Friday, January 26, 2007

Bonus Canada photos

This fantastic photo was taken by Craig from the top of Grouse Mountain - 'The Peak of Vancouver' as the blurb on it's website says. A privately owned mountain, which is an odd concept to me, on top are plenty of ski runs and other entertainments. They got a great day for their trip, as every day after that it was shrouded in rain and mist. We did go for a walk near the base, and could just about see the large gondola cable car whirring into the murk. This view looks due south, with North Vancouver in the foreground, then the green of Stanley Park joined to the downtown, and over the next short stretch of water is Kitsilano where we stayed - the slight green bump in the dead centre of the picture.

Looking out of the grimy front window of the SeaBus crossing over to the city of North Vancouver, one of the outer suburbs of Vancouver - not to be confused with West Vancouver, which is also to the north. It lies adjacent to the District of North Vancouver, all of which are part of the Greater Vancouver Regional District. By the time you've worked all this out, you're across Burard Inlet and have arrived. The jetty reminded me slightly of Manly, a large floating pontoon with a food court attached. The cloud in the photo was lying over Grouse Mountain, as mentioned above, and the shipping clogging the channel were large tankers making their slow way to the city port. Industrial containers and huge mounds of yellow sulphur for export awaited them.

The False Creek Foot Ferries (easier to type than say), ply their dinky trade around the centre of Vancouver. From the bridges over the water they look like toy boats you might play with in the bath, and up close they look just as small. For $2.50, you get a short trip over the inlet that would take half an hour on foot, so they are well worth it. But each one can hold about twenty people at the very most, so they are mainly used by tourists rather than locals. Here's a closer view of them I took on Granville Island before our short jaunt over to English Bay beach. It took about five minutes, but it was well worth it.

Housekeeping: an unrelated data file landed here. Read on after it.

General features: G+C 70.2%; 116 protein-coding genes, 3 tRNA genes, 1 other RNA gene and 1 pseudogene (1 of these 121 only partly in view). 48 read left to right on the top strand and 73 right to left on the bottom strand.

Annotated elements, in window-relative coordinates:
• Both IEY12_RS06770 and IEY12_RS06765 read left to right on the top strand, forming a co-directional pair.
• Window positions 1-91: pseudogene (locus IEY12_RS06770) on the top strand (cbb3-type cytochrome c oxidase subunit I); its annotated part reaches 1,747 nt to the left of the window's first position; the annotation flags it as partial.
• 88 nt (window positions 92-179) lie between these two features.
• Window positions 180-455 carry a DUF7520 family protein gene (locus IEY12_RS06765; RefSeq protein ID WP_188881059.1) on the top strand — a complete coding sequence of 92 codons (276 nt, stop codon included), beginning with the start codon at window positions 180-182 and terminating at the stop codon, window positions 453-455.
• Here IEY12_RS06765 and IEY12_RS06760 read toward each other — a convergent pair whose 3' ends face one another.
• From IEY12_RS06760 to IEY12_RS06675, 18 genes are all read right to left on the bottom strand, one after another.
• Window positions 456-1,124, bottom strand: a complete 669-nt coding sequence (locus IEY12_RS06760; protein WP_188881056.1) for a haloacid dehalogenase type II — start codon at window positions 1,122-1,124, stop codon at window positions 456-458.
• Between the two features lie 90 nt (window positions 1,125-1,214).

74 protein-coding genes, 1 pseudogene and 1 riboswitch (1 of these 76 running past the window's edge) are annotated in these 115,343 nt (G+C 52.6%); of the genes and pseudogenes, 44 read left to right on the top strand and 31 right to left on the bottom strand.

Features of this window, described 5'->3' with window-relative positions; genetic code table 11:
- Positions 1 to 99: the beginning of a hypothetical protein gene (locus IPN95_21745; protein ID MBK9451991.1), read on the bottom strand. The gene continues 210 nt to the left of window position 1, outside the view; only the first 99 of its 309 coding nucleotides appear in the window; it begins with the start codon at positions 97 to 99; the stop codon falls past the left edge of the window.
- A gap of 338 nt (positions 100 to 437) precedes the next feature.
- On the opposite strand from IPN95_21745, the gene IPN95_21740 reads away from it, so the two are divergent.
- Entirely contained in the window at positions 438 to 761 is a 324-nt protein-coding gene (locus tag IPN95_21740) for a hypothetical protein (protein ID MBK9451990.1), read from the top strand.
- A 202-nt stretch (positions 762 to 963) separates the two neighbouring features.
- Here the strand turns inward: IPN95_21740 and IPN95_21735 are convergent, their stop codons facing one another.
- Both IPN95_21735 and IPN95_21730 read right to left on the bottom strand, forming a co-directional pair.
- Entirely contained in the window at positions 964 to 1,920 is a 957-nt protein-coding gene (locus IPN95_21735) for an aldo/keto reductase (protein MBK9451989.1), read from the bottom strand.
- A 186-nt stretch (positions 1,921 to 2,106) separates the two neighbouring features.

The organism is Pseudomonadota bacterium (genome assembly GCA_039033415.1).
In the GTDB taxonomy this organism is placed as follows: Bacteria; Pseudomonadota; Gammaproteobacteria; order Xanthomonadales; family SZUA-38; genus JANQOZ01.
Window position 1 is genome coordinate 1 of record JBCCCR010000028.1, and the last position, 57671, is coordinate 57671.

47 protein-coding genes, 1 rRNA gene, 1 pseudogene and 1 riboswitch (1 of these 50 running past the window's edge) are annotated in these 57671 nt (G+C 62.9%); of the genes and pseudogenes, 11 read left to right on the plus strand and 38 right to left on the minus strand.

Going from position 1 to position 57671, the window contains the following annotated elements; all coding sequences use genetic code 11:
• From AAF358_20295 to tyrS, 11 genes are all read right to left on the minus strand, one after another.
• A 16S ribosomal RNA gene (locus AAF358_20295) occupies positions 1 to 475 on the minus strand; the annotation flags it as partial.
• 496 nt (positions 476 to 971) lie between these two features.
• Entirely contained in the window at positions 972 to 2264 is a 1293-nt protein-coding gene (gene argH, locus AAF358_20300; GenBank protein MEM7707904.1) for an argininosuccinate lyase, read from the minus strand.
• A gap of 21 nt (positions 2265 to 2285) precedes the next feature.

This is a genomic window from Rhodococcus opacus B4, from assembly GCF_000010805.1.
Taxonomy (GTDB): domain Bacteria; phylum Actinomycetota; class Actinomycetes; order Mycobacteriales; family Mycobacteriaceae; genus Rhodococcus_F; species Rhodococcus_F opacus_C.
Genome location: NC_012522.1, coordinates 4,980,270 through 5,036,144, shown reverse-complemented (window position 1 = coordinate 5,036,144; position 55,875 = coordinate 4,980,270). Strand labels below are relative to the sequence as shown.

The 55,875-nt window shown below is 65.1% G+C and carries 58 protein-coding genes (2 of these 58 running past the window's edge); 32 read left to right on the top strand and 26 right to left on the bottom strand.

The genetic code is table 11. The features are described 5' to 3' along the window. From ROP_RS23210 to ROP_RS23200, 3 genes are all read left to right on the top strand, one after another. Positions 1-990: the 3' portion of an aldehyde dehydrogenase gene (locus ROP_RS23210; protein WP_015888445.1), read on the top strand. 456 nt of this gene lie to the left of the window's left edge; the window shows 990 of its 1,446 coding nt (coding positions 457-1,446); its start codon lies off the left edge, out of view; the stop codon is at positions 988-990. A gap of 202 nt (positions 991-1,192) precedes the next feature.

Backpackers getting a free show. Part of the experience of staying in hostels are the fire alarms that (usually) happen at night. Andy took this just after we arrived, and in our sleep-deprived state had gone out for beer and burgers in an attempt to revive us. A cheap backpacker hotel had apparently either had a fire or a false alarm - we weren't sure which - but the fire crews had turned up to give the tall building the once over. Denied entry to their dorms, these guys had grabbed a pizza from next door and were sitting on the back of a fire engine to watch the spectacle.

Montréal's old town, or Vieux-Montréal, is one of the oldest urban areas in North America. Some of the buildings date from the 17th Century, and this greenish dome is the Marché Bonsecours, opened in 1847. As any reader who passed Tricoloré-level French at school will know, marché is a market - "Escuse moi, monseur, ou est la marché s'il vous plait?" was my stock phrase learned for a 4th year trip to Normandy (we had to ask someone at least one thing each). From what I can remember, the accosted Frenchman pointed over my shoulder at the large outdoor fruit market we were standing next to, and walked off. No such people to ask here, as Vieux-Montréal was largely deserted on a cold midweek morning.

The 1967 World's Fair was held in Montréal after Moscow discovered at the eleventh hour they couldn't bring together the funds needed. The mayor of the growing Quebec city decided to not only host the event, but host it on a series of specially-built islands in the St Lawrence seaway, constructed from the earth excavated when the city's Metro was tunnelled. There were 90 pavilions, including this - the Habitat '67 housing complex on the Quai Marc-Drouin, designed by architect Moshe Safdie. Meant to depict affordable housing of the future, ironically now that future has arrived they are highly sought after and very exclusive. Here is the Habitat '67 website, with pictures of the units themselves, which actually look quite nice close up.